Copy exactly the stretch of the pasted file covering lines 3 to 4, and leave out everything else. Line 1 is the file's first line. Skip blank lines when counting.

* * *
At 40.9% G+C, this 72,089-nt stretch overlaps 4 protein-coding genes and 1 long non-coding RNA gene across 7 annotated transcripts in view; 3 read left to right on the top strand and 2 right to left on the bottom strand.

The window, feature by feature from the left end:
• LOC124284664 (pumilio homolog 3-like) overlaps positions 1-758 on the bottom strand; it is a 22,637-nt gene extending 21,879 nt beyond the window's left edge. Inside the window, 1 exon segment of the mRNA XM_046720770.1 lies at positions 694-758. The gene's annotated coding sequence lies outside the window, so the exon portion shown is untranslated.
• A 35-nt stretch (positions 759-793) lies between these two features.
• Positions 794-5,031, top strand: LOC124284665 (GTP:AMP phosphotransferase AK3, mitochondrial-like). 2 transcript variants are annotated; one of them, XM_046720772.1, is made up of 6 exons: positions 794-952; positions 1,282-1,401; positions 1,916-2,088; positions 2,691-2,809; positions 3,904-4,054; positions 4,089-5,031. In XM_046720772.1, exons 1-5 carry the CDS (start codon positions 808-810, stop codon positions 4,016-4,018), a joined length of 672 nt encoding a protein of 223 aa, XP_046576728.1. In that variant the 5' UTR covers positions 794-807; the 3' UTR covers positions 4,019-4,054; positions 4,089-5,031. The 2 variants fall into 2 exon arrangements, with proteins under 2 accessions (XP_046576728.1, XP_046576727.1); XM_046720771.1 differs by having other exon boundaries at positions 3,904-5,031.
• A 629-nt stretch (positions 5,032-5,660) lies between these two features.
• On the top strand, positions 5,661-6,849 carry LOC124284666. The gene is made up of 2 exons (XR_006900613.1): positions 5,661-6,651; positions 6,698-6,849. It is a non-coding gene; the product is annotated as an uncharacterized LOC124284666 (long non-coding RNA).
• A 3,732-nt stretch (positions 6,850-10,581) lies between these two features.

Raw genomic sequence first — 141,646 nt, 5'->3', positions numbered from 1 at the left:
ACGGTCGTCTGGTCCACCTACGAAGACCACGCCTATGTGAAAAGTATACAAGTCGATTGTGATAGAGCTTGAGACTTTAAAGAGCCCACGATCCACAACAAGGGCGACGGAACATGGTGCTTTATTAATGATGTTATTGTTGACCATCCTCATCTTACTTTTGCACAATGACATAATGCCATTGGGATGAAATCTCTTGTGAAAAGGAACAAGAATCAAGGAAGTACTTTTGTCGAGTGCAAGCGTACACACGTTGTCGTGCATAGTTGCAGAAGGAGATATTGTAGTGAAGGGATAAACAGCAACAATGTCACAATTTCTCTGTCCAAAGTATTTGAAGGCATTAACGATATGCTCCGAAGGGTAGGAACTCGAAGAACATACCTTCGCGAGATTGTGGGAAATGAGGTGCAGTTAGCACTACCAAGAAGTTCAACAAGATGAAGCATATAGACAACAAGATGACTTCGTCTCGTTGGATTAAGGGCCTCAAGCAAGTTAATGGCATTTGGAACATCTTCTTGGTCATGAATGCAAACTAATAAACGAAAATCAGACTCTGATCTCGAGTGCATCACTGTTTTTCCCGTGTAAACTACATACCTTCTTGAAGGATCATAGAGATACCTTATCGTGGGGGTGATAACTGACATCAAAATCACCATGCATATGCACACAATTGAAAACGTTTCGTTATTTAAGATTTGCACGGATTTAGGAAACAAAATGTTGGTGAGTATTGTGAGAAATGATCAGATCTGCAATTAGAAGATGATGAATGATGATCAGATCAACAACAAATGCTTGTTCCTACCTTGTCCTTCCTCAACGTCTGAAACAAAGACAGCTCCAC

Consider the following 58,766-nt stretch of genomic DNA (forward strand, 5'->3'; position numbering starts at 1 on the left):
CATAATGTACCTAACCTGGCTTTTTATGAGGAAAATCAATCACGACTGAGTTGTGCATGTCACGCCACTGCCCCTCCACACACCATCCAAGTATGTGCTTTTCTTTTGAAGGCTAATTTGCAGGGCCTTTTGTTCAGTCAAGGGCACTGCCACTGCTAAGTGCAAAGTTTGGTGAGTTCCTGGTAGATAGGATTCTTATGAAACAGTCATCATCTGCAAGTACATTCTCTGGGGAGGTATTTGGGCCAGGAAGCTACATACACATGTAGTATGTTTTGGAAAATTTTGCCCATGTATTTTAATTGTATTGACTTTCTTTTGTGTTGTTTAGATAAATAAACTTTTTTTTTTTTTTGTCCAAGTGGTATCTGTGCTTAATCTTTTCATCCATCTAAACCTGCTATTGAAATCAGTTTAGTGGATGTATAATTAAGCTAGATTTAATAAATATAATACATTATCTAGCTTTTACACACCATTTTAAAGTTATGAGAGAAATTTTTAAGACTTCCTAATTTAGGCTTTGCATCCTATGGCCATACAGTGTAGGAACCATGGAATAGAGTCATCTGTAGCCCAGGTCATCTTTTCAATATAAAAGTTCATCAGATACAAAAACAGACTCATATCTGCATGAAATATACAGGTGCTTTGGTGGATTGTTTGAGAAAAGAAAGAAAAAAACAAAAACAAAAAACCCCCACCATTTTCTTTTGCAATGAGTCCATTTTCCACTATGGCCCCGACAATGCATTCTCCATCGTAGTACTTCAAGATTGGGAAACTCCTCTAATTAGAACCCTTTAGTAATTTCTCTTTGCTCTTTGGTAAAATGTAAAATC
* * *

• LOC124284664 (pumilio homolog 3-like) overlaps positions 1-758 on the bottom strand; it is a 22,637-nt gene extending 21,879 nt beyond the window's left edge. Inside the window, 1 exon segment of the mRNA XM_046720770.1 lies at positions 694-758. The gene's annotated coding sequence lies outside the window, so the exon portion shown is untranslated.
• A 35-nt stretch (positions 759-793) lies between these two features.